Although the history of fine art in Ghana can be traced to the Neolithic period of the Stone Age (circa 8,000 BC), most Ghanaians have not had the opportunity to experience some of these artworks.
Nevertheless, selected works from the collection of the National Museum and Monuments Board dating from the 1940s to the 90s are currently on show at the premises of the Museum in Accra.
Artists whose works are on display include Prof E.V. Asihene, Dr. Kobina Buucknor, Amon Kotei, Kofi Antubam, A.O. Bartemeus, J.C.O. Okyere, E. Owusu Dartey, Emmanuel Addo Osafo, F.A. Gyampoh, J.D. Okae, Kwame Wiafe Debra, Grace Salome Kwami, E.L. Asa Anakwa, Philip Amonoo, Prof Ablade Glover and Prof Ato Delaquis.
The images, which are characterized by huge traditional underpinnings, recall pristine landscapes / forests, chronicles of culture, superstition, glamorizing Ghanaian cultural practices and beauty / ingenuity of the African woman.
In a lecture that heralded the opening of the exhibition, Prof Kojo Fosu (Department of Art Education, University of Education, Winneba), delivered a historical overview of the art scene in Ghana with emphasis on the various stages that range from the Stone Age to New Experiments.
Quoting extensively from academic literature, Prof Fosu noted that by the turn of the 10th Century AD, major ethnic groups of migrating Africans who later consolidated their positions into ethnic states, empires and kingdoms, eventually produced standard artistic works of long standing historical significance.
“Sculpture was practiced mostly in forest sectors of the country for the interpretation of reality in nature, rather than copying for the exactness of nature”, said Prof Fosu, who has authored a number of books and other publications on art.
“The art of mural painting on the other hand continued as wall decorations on some palaces and shrines in several areas in the country. However, in the upper savannah (East), mural painting was practiced by female artists to decorate homes to raise social status of husbands as well as enliven palaces, shrines and communities” he added.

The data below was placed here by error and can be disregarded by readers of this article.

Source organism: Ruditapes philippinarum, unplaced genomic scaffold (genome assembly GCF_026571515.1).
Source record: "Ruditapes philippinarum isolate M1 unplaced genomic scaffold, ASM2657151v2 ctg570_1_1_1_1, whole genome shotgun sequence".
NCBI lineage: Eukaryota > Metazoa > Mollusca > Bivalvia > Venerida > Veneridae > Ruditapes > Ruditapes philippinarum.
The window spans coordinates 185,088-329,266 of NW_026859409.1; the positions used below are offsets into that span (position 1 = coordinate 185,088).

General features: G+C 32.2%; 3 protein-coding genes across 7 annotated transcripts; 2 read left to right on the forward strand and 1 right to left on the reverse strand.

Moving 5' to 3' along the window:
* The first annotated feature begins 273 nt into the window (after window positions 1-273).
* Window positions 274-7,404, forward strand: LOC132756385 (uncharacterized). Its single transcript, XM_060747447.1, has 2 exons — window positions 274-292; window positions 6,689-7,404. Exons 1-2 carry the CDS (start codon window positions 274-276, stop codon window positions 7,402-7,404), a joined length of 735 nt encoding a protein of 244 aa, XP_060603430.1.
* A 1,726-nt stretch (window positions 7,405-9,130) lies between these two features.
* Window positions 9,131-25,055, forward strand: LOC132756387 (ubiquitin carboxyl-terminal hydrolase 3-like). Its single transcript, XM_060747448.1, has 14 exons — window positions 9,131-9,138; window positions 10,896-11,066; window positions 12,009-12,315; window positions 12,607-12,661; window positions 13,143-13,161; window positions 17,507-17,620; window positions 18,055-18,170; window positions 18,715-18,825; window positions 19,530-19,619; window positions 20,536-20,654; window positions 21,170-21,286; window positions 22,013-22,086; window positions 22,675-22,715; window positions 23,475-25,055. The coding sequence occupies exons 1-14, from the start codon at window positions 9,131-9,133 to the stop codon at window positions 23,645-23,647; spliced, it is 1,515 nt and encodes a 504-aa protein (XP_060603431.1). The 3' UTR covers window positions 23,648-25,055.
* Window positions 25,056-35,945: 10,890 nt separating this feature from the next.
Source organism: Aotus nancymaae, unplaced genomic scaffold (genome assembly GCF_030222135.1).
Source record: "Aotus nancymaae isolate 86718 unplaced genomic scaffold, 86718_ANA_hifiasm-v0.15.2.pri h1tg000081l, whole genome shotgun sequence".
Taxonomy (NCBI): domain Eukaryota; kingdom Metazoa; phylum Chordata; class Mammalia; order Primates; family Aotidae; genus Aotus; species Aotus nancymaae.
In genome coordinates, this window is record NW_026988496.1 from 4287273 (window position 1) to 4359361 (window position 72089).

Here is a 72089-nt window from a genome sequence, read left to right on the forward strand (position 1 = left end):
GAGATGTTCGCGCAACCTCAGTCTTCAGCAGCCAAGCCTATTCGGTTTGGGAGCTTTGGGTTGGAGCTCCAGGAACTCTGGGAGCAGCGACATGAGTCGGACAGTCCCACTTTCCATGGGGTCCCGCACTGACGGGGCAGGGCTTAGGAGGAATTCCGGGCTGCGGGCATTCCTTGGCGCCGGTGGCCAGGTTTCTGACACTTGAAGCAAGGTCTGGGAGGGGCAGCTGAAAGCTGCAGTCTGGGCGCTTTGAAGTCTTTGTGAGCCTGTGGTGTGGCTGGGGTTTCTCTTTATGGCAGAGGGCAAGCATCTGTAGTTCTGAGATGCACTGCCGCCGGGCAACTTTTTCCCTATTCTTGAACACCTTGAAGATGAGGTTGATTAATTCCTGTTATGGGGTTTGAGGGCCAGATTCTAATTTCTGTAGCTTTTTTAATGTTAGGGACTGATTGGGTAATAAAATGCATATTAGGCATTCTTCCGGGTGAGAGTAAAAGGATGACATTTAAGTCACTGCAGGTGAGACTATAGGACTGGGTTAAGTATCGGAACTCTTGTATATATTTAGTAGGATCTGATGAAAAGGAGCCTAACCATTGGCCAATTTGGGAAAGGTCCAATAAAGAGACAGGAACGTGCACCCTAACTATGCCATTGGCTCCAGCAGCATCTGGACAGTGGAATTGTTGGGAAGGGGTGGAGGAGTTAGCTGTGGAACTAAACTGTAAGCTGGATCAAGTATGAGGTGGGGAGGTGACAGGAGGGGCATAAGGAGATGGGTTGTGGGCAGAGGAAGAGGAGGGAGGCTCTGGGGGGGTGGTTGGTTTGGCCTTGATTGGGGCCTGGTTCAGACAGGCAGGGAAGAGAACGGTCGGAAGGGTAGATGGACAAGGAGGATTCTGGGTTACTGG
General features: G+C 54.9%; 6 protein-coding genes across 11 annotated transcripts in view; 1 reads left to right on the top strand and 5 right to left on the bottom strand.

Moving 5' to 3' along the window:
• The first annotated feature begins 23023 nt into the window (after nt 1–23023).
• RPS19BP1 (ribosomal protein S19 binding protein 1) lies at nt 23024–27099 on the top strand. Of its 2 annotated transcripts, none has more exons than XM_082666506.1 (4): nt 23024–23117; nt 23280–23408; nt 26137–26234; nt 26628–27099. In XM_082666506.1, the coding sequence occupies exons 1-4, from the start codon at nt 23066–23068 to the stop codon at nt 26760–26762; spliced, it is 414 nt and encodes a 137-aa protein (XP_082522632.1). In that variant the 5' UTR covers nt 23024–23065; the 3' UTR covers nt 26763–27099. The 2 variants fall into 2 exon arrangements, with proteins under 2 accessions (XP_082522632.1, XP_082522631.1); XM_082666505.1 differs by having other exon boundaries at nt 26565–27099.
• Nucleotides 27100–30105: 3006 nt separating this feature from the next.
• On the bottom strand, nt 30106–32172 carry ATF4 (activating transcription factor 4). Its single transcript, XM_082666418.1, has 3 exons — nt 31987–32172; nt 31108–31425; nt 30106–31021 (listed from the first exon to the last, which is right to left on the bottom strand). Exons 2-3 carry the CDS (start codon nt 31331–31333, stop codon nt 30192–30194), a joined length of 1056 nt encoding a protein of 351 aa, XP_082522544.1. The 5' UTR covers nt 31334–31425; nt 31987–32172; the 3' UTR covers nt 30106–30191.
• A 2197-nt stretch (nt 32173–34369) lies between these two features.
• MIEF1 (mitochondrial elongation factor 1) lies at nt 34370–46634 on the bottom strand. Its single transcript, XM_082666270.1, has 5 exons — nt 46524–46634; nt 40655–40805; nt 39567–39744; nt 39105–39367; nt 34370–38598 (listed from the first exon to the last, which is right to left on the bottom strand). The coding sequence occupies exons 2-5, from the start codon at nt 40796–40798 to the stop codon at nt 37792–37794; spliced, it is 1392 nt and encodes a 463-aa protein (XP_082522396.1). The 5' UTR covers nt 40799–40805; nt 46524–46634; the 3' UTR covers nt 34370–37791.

Touching on contemporary art in Ghana, Prof Fosu said Ghana has experienced varied interactions with foreign adventurers, slave raiders colonial exploiters and education architects – a move which has progressively evolved into a diverse cross cultural contemporary art tradition.
He dilated on the development of a unique hybrid of cross cultural contemporary art tradition, which he described as being the result of a cool blend of European art conventions of academic realism, proportions and perspectives with African ethnic art traditions of disproportions, stylizations and exaggerations.
“The harmonious blending of these three styles meant that the emerging new Ghanaian contemporary art of realism, often times composed in cultural narratives to romanticize and idealize Ghanaian customary practices, simultaneously displayed disproportionate features”, revealed Prof Fosu.
“The approach developed into an artistic style, which allowed the mode of its aesthetic appreciation to rely on both its intrinsic quality and contextual value”, he added.
The exhibition, which ends in March 2015, also witnessed a live painting by Prof Ablade Glover, Director of the Artists Alliance Gallery (Accra) and a former Dean of Students at the College of Art, Kwame Nkrumah University of Science and Technology (Kumasi).
By John Owoo